Harvard NCAA champs Jesse Jantzen and John Harkness
The two oldest living NCAA wrestling champions -- Oklahoma State's Stanley Henson, and John Harkness of Harvard -- each celebrated their 100th birthdays last week.
Henson, a three-time national champ for the Cowboys (1937-1939), turned 100 on Wednesday, Nov. 30, the National Wrestling Hall of Fame announced on social media that day. Harkness, who won his title at 175 pounds at the 1938 NCAAs, also reached the century mark that same day, according to his bio at the Archinform website.
At least one website has claimed Henson is the oldest living NCAA champ in any sport. If that statement is true, that would mean that Harkness would also share that distinction.
In addition to becoming NCAA wrestling champs nearly 80 years ago, both men served during World War II -- Henson in the Navy, on board the USS San Francisco in the Pacific, Harkness, in the American Field Service as an ambulance driver on the battlefields of Europe. What's more, both mat champs went on to successful professional careers beyond the sport -- Henson in medicine, Harkness in architecture.
The son of a man who labored in the oil fields of Oklahoma, Stanley Willard Henson, Jr. first made a name for himself on the wrestling mat at Tulsa Central High School, a nationally respected prep wrestling power of that era. While at Tulsa Central, Henson won two Oklahoma high school state titles. He was coached by Art Griffith, who later became head coach at Oklahoma State from 1940 to 1957. (Griffith later said that Henson was the best wrestler he coached at Tulsa Central, which is saying a lot, as the coach tutored eight future NCAA champs during his time at the high school.)
Stanley HensonHenson then headed west to Stillwater to wrestle at what was then called Oklahoma A&M for the all-time great head coach Ed Gallagher. As a Cowboy, Henson posted a near-perfect 31-1 record, with 12 pins. He was a three-time NCAA champ, winning the 145-pound crown at the 1937 and 1938 NCAAs, then the title at 155 in 1939. Henson was named Outstanding Wrestler at the 1937 NCAAs, the first sophomore to earn that honor. He was also one of the wrestlers featured in a 1939 Life magazine photo-spread for the Oklahoma State wrestling program.
Charlie Mayser, legendary coach at Iowa State in the 1930s, said, "(Henson) is positively the greatest wrestler to come along in generations, and I've seen some of the best." The Cyclone coach later said, "That Henson -- he's just not human!" Contemporary wrestling historian Mike Chapman said this of Henson: "All the old-timers I talk to consider him -- without exception -- one of the top four or five wrestlers of all time."
After five years as a physical instructor and wrestling assistant at the U.S. Naval Academy in Annapolis, Henson attended medical school at University of Maryland and trained at the Mayo Clinic in Rochester, Minn. for four years before moving to Fort Collins, Colo. to work as a surgeon, becoming the first doctor to perform open-heart surgery at the local hospital. In addition, he was a pioneer in the field of sports medicine. He still resides in Colorado with his wife of more than 75 years, Thelma. Henson was welcomed into the National Wrestling Hall of Fame in 1978.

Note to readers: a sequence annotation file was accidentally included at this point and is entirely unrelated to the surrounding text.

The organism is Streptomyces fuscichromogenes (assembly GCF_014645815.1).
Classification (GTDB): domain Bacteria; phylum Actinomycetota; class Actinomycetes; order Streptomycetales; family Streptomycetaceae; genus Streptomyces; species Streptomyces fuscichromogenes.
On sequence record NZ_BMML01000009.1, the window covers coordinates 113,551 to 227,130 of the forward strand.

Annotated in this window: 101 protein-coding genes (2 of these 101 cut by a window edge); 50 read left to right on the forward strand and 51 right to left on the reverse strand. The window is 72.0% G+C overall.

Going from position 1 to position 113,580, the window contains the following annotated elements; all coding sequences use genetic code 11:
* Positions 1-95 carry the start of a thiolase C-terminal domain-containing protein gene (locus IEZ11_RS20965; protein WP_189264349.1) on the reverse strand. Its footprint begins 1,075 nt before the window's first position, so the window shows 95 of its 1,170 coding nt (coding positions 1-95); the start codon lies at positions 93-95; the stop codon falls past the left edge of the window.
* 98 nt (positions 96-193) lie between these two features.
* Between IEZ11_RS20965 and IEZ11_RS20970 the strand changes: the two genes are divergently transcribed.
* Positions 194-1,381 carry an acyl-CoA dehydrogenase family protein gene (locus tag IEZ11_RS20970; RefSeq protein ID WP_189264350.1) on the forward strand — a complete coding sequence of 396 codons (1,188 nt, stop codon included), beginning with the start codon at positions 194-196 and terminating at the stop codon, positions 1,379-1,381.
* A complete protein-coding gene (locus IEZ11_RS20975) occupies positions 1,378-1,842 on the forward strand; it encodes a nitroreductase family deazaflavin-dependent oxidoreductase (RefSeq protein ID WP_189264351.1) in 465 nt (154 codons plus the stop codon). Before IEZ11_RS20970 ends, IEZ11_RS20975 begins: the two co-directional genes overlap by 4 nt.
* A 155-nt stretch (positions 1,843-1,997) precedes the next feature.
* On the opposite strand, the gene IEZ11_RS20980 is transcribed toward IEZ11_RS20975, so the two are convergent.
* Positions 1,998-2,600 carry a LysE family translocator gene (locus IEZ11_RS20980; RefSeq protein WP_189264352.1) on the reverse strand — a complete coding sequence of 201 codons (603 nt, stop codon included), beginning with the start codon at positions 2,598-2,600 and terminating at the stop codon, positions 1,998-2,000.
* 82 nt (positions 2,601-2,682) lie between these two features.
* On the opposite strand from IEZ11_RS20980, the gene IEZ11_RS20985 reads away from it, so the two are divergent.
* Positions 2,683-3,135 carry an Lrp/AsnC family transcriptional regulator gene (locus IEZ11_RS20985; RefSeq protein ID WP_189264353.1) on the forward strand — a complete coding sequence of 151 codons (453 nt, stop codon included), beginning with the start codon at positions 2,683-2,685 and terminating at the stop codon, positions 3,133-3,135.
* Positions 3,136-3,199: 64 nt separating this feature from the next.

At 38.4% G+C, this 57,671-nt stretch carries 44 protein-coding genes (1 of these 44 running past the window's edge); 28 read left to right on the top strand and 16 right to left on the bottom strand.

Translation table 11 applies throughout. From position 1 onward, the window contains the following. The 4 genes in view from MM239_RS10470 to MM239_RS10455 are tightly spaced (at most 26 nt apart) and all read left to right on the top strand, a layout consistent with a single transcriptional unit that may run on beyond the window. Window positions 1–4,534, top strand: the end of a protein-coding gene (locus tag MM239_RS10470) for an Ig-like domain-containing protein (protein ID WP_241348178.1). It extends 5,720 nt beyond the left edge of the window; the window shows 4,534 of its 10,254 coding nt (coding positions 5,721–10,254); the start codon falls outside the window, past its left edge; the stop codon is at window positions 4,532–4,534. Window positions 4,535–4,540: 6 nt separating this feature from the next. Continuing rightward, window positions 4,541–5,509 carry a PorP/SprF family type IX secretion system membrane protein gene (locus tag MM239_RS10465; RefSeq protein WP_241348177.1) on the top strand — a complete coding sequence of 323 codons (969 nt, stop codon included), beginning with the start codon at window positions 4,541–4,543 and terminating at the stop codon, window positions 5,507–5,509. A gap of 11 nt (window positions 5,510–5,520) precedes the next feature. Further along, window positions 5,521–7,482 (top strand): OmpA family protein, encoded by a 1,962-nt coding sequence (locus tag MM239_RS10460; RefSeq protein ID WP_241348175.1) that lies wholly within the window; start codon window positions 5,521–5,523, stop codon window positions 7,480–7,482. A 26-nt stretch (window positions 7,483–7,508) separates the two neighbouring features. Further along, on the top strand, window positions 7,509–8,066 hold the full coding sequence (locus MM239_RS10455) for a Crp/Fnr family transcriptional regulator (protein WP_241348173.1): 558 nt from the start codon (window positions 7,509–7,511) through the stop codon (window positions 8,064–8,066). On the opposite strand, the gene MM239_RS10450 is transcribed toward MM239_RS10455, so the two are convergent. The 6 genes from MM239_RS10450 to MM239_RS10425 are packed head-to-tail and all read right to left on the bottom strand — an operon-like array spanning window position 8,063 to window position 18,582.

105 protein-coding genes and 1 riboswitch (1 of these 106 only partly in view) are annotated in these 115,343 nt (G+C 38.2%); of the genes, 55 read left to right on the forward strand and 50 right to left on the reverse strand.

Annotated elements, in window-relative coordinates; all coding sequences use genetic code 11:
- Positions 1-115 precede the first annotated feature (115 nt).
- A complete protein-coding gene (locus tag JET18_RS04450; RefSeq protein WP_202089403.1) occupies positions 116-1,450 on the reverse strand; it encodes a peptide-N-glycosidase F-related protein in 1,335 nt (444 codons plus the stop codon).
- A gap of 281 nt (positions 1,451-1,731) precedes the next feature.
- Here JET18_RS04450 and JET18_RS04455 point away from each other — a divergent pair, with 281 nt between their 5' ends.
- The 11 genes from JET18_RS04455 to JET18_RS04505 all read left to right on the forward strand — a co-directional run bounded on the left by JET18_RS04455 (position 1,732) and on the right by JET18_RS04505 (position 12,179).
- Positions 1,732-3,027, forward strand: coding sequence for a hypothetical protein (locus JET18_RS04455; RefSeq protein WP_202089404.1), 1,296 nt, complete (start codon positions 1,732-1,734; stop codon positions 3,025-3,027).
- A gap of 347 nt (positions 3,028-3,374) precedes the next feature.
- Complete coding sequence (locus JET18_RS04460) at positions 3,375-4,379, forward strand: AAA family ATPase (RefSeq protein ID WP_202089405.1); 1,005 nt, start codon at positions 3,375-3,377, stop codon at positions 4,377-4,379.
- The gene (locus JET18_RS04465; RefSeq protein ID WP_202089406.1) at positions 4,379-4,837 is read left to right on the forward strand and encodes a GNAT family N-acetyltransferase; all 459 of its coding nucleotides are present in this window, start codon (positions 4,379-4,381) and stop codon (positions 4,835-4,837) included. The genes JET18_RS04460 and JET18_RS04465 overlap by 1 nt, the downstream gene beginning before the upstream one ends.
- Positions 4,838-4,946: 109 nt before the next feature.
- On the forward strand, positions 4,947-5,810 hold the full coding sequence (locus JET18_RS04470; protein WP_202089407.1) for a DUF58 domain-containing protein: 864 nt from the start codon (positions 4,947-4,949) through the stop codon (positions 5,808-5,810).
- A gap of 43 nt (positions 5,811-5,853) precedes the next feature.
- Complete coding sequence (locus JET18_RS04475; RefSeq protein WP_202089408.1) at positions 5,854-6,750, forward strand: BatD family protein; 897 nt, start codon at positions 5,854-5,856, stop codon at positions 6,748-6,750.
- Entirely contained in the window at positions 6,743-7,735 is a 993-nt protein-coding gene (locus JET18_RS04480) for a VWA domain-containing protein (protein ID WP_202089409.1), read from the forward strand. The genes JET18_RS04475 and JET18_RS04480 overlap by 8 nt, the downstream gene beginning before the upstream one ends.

John Cheesman "Chip" Harkness was born in New York City, the son of an architect. The younger Harkness wrestled at Harvard University, becoming that school's first NCAA mat champ in March 1938 when he defeated Marshall Word of the University of Oklahoma for the 175-pound title. (In fact, Harkness was Harvard's only NCAA champ until 2004, when Jesse Jantzen won the title at 149. Harkness was present in St. Louis to see Jantzen crowned champ; the two of them posed for photos.)
John HarknessThe same year Harkness won the national title, the Crimson captain also claimed the EIWA (Eastern Intercollegiate Wrestling Association) title. He was named the EIWA's Most Outstanding Wrestler at the 1938 championships.
In 1945, John Harkness and his wife Sarah P. Harkness were among the founding partners in the formation of The Architects Collaborative, a major architectural design firm based in Cambridge, Mass. Among their most famous works included the Pan Am Building (now MetLife) in midtown Manhattan; CIGNA insurance company headquarters in Connecticut, the John Fitzgerald Kennedy Federal Building in Boston, and the U.S. embassy in Athens, Greece. Although most of The Architects Collaborative work was in the northeast U.S., they also designed a number of school and university buildings throughout the world, including the Harvard Graduate School, the University of Baghdad, and two school buildings in Columbus, Ind.
Harkness was welcomed into the EIWA Hall of Fame in 2014. His wife and business partner preceded him in death in 2013 at age 99.
UPDATE: As stated in the comments below, John Harkness died two days before reaching his 100th birthday. Here is the link to InterMat's tribute to the first Harvard mat champ: https://intermatwrestle.com/articles/17772